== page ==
The World Became The World

Artist: Premiata Forneria Marconi
Label: Manticore Records
Catalog#: MC 66673
Format: Vinyl
Country: Canada
Released: 1974-03
A1 The Mountain 10:42
A2 Just Look Away 4:00
A3 The World Became The World 4:44
B1 Four Holes In The Ground 6:21
B2 Is My Face On Straight 6:17
B3 Have Your Cake And Beat It 7:17

Engineer – Martin Rushent (tracks: A1 to B2)
Engineer [Assistant] – Declan "Food" O'Doherty* (tracks: A1 to B2)
Producer – Claudio Fabi, PFM*


Manufactured and distributed by WEA Music Of Canada, Ltd.
Released with a lyrics-insert

Strawberry Bricks Entry:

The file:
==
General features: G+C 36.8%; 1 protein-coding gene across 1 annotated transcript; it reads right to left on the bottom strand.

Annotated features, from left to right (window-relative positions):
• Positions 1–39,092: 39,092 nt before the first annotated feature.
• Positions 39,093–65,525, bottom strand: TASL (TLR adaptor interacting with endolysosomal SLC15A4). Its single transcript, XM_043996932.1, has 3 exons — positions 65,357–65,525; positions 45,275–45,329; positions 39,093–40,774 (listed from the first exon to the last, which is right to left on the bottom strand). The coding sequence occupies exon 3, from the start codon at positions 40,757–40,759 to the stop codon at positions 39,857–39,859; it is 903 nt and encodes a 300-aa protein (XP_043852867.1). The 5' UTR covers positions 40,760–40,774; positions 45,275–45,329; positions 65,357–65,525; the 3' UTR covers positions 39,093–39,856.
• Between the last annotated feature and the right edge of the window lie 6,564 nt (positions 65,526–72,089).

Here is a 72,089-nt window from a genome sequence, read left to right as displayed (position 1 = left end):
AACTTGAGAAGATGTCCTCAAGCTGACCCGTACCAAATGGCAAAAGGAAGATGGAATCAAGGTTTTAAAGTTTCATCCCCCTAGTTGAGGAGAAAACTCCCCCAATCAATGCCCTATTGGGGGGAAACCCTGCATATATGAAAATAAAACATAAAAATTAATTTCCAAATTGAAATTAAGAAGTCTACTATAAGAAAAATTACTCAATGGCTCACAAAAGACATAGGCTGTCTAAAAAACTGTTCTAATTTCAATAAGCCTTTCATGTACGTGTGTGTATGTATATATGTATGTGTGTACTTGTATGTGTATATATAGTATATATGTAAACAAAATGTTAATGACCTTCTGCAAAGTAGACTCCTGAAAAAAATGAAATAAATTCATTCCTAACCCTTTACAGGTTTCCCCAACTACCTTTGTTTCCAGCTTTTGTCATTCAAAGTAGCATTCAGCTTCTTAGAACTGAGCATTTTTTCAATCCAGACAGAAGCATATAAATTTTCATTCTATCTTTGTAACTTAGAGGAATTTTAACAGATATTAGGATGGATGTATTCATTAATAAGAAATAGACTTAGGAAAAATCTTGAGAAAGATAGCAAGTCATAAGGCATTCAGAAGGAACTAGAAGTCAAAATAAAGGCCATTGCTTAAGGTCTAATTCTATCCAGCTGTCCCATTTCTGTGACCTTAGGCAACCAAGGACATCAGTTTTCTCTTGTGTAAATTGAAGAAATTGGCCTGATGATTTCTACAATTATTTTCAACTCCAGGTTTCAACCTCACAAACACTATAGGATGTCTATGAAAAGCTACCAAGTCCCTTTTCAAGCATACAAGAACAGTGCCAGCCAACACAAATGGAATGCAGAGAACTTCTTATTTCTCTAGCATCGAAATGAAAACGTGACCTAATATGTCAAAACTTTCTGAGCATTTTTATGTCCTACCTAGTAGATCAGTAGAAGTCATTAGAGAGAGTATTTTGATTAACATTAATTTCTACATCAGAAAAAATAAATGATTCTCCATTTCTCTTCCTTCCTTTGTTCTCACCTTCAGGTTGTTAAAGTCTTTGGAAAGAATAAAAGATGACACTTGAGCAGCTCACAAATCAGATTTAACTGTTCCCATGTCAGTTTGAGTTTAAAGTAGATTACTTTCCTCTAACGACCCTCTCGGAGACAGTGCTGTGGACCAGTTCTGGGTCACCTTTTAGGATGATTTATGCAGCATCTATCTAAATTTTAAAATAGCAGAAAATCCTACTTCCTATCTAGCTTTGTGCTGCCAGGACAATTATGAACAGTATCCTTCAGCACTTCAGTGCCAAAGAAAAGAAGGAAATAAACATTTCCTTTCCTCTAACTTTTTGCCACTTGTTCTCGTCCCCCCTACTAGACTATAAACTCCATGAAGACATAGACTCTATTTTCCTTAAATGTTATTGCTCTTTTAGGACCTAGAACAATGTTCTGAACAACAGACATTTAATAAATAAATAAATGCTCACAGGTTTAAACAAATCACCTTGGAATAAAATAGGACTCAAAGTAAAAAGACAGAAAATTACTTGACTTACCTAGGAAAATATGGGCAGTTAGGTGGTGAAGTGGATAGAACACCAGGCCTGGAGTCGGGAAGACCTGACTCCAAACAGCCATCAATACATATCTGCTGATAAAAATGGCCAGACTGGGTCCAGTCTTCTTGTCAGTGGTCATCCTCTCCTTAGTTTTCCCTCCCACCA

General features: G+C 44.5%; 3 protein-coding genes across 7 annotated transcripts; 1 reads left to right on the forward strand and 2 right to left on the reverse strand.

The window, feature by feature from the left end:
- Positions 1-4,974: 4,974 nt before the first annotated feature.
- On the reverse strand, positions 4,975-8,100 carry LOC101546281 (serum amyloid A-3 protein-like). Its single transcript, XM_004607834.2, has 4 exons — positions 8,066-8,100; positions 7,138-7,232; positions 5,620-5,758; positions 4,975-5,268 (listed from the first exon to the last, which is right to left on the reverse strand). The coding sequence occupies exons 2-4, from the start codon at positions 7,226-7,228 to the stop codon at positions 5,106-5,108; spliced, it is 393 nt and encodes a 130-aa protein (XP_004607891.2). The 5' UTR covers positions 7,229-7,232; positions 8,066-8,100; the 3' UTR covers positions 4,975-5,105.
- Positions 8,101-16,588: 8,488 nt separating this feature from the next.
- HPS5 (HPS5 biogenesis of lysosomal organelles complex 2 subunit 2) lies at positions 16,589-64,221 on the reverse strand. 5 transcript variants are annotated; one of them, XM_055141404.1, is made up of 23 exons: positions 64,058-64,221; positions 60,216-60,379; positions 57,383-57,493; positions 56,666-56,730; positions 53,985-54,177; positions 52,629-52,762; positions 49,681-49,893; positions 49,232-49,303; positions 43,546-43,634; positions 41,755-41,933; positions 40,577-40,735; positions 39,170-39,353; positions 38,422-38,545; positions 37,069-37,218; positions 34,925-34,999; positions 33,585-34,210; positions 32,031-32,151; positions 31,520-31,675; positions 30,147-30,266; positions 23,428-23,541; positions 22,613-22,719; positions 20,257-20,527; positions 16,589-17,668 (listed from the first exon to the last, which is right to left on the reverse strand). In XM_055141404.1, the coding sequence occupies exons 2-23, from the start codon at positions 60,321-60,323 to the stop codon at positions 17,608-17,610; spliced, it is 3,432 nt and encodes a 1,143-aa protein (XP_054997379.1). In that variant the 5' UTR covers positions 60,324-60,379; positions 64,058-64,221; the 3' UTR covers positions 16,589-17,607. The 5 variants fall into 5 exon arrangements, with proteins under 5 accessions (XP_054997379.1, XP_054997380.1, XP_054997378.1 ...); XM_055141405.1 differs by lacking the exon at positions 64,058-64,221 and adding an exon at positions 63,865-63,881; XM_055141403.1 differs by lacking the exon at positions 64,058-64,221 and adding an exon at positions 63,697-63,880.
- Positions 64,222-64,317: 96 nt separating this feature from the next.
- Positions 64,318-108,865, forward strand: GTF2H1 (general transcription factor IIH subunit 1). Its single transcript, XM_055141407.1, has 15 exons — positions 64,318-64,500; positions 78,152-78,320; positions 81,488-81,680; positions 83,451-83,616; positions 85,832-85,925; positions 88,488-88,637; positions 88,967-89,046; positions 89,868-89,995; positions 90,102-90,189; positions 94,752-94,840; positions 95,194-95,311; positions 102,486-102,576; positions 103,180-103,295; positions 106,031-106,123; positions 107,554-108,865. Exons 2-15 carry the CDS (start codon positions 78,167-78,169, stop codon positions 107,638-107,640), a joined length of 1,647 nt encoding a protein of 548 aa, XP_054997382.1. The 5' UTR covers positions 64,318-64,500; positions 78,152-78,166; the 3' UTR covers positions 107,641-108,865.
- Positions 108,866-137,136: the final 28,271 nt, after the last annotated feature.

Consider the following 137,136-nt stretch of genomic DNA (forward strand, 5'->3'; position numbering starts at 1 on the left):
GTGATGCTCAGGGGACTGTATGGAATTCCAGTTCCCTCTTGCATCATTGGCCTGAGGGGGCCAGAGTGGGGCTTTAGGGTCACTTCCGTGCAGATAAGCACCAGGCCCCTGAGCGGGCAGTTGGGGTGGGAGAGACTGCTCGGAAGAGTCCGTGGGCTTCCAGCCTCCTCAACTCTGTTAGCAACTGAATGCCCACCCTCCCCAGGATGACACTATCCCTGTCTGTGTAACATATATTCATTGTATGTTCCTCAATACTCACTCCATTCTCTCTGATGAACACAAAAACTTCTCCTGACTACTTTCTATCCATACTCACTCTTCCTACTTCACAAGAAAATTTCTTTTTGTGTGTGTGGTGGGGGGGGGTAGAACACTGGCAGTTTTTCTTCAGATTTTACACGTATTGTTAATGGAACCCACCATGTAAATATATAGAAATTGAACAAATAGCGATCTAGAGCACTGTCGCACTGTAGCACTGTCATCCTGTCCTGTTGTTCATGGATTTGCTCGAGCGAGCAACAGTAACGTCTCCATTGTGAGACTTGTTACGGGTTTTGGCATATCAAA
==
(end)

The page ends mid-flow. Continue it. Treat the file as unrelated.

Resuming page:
PFM traveled to Advision Studios in London to record their third album, with Claudio Fabi producing both an English and Italian version (Isola di Niente), and with Pete Sinfield again providing the English-language lyrics. Bassist Patrick Djivas, previously with Italian fusion protagonists Area, was new to the band. The World Became The World presents a significantly harder edge than previous efforts, due in part to Franco Mussida stepping to the fore on electric guitar; the result is certainly one of PFM's best. "The Mountain" opens with a foreboding choral section, followed quickly by a breakneck rhythm from Franz Di Cioccio and Djivas. Bold and intricate, it offers grandeur in the finest of Rock progressivo italiano tradition. The gentle "Just Look Away" is a throwback to their previous album, while the title track (only on the English LP) chimes over a huge, King Crimson-like chorus. The fantastical "Four Holes in the Ground" opens the second side; pacing through its several sections, Mussida adds prime electric guitar to this new take on the tarantella of "Celebration." "Is My Face on Straight" follows in similar tradition; lyrically, it's the strongest track on the record, and features a sweet accordion solo from Flavio Premoli. The album closes with the powerful instrumental "Have Your Cake and Beat It." Shifting through several moods, it is one of PFM's most refined compositions, featuring virtuoso soloing from Mauro Pagani. The album was commercially successful and thus afforded PFM the opportunity to tour North America for the first time, supporting the likes of Robin Trower, Poco and Dave Mason. Their self-professed highlight was playing before 250,000 fans at the Charlotte Speedway Festival in August. A live album from this period was issued on Manticore early the following year under the title Cook (a reference to their culinary abilities). Indeed, it was a capable showcase of their live performance.
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